Table 4.3.2 below therefore identifies those bryophytes and lichens or assemblages of conservation importance that utilise 'potential beaver core habitat' (as described in section 4.1. of this report) and are found within the beaver policy area.

In addition to these designated sites, the Atlantic hazelwood habitat has also been screened into this assessment in light of its international importance as discussed above.

While Cairngorm SAC designated for its green shield-moss bryophyte occurs within the beaver policy area, the known locations of this bryophyte do no overlap with potential core beaver habitat, and a conclusion of No Likely Significant Effect was reached in the SNH HRA advice (see Annex 2). It has therefore been screened out of the SEA. Fungi assemblage has also been screened out as the three sites that overlap with potential core beaver woodland are associated with Scots pine - beavers generally avoid pine and other conifer tree species.

Table 4.3.2: Summary of bryophytes and lichens of conservation importance within the beaver policy area that overlap with potential beaver core habitat

Conservation importance: SSSI

Species or assemblage

Lichen

Den of Airlie SSSI

River jelly lichen

Birks of Aberfeldy SSSI
Black Wood of Rannoch SSSI
Cairngorms SSSI
Craighall Gorge SSSI
Drummond Lochs SSSI
Ellary Woods SSSI
Gannochy Gorge SSSI
Glen Lyon Woods SSSI
Inverneil Burn SSSI
Knapdale Woods SSSI
Milton Wood SSSI
Pollochro Woods SSSI
Taynish Woods SSSI

Lichen assemblage

Bryophyte

Cairngorms SSSI
Den of Airlie SSSI
Ellary Woods SSSI
Gannochy Gorge SSSI
Glen Coe SSSI
Inverneil Burn SSSI
Knapdale Woods SSSI
Pollochro Woods SSSI
Taynish Woods SSSI

Bryophyte assemblage

4.3.3 Assessment of likely effects on bryophytes, fungi and lichens of conservation importance in the beaver policy area

Each of the species or assemblages identified in Table 4.3.2 above are discussed in turn below in the context of those effects (positive or negative) that have been identified as a result of beaver activity. Where this relates to a habitat included in the Habitats Regulation Appraisal of the policy (i.e. in an SAC), a summary of the advice from SNH, provided to inform an appropriate assessment ( AA) of the policy with respect to SAC sites (see Annex 2 for the full advice) has been used (referred to hereafter as ' SNH HRA advice'). Assessment of SSSI features is based on expert judgement together with knowledge of each site and its condition. Where mitigation or monitoring maybe appropriate, this has been identified in the narrative. Further discussion relating to the management of beavers including mitigation and monitoring options is provided in sections 5 and 7 respectively.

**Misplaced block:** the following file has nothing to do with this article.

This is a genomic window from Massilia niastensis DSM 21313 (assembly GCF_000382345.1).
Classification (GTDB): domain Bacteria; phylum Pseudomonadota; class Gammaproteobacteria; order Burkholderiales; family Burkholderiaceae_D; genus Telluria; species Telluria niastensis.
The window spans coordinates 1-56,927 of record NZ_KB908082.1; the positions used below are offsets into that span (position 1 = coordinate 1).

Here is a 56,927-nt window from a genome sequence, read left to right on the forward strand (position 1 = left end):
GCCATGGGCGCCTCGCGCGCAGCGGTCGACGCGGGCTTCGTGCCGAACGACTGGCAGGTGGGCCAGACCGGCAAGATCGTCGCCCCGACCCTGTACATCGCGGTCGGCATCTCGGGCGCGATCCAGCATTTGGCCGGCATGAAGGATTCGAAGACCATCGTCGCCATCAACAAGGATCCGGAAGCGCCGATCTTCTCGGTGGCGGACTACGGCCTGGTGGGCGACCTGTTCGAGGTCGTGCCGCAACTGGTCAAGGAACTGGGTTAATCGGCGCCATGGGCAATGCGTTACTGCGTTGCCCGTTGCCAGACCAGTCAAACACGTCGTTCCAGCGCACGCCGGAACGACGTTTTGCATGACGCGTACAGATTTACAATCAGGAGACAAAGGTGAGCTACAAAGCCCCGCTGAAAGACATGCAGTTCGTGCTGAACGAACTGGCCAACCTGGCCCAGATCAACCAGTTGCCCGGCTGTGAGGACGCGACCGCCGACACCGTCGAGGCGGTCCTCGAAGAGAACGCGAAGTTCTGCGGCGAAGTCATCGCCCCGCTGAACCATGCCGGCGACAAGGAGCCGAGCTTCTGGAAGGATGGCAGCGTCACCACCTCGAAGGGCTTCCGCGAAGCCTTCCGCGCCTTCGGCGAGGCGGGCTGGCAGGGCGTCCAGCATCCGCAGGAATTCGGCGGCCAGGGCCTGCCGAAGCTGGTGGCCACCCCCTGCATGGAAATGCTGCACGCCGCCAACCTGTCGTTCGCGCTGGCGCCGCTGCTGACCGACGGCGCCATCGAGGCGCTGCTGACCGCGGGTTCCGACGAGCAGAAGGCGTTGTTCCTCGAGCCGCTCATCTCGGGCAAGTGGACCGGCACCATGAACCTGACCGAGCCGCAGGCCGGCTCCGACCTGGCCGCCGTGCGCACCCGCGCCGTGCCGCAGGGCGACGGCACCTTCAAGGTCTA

For species and habitats of conservation interest in the wider countryside there will be an ongoing need to assess data derived from general surveillance and monitoring activities that are already in place, and intervene with management if and when necessary. This will be informed by a more strategic approach to management being developed in due course.

Monitoring

There are no significant studies from other countries on the specific impact of beavers on bryophytes, lichens or fungi. It is possible to interpret studies on habitat structure and diversity which would affect these species, but this does not add significantly to the evidence acquired from the SBT. So far it is possible to predict the impact of beavers based only on information from the SBT at Knapdale.

SBT monitoring focused on the impact on lichens because of the relatively large overlap of important lichen habitat (Atlantic hazel woodland) with potential beaver habitat. To the best of our knowledge, this is the first specific monitoring to assess the impact of beavers on lichens. Although the Tayside beaver population is much larger than the Knapdale population, its impact on lichens, bryophytes and fungi has not yet been assessed. Further details outlining the key conclusion from this monitoring on lichens can be found in Annex 1, section 3.4.4.

Monitoring the effect of beavers on bryophytes, lichens and fungi will therefore be required going forward. A number of principal policy, monitoring and analysis recommendations, as well as actions, can be summarised as follows:

  • Promote the proactive expansion of aspen woodland, ensuring temporal continuity of young and old trees
  • Promote the proactive expansion of Atlantic hazelwood lichen habitat in western Scotland
  • Address existing pressures on priority bryophyte, lichen and fungus woodland habitat, e.g. rhododendron, under- or over-grazing
  • Assess the relative impact on restricted compared with widespread species
  • Assess the overlap between lichens, bryophytes and fungi of conservation concern, particularly those that depend on old trees, and potential beaver habitat prior to local reintroductions, and monitor and manage where appropriate
  • Assess the overlap between potential beaver habitat and nationally/internationally important wooded oceanic ravine bryophyte habitat, and monitor and manage where appropriate
  • Monitor impact on species of European importance (see below) and manage as required
  • Research the impact of beaver control fencing on woodland lichen and bryophyte habitat quality, and produce guidance
  • Research the long-term impact of beavers on large- volume dead-wood habitat

Where it has been possible to provide more site-specific commentary on monitoring requirement this has been outlined below. Further narrative is detailed in section 5.

Beaver opportunities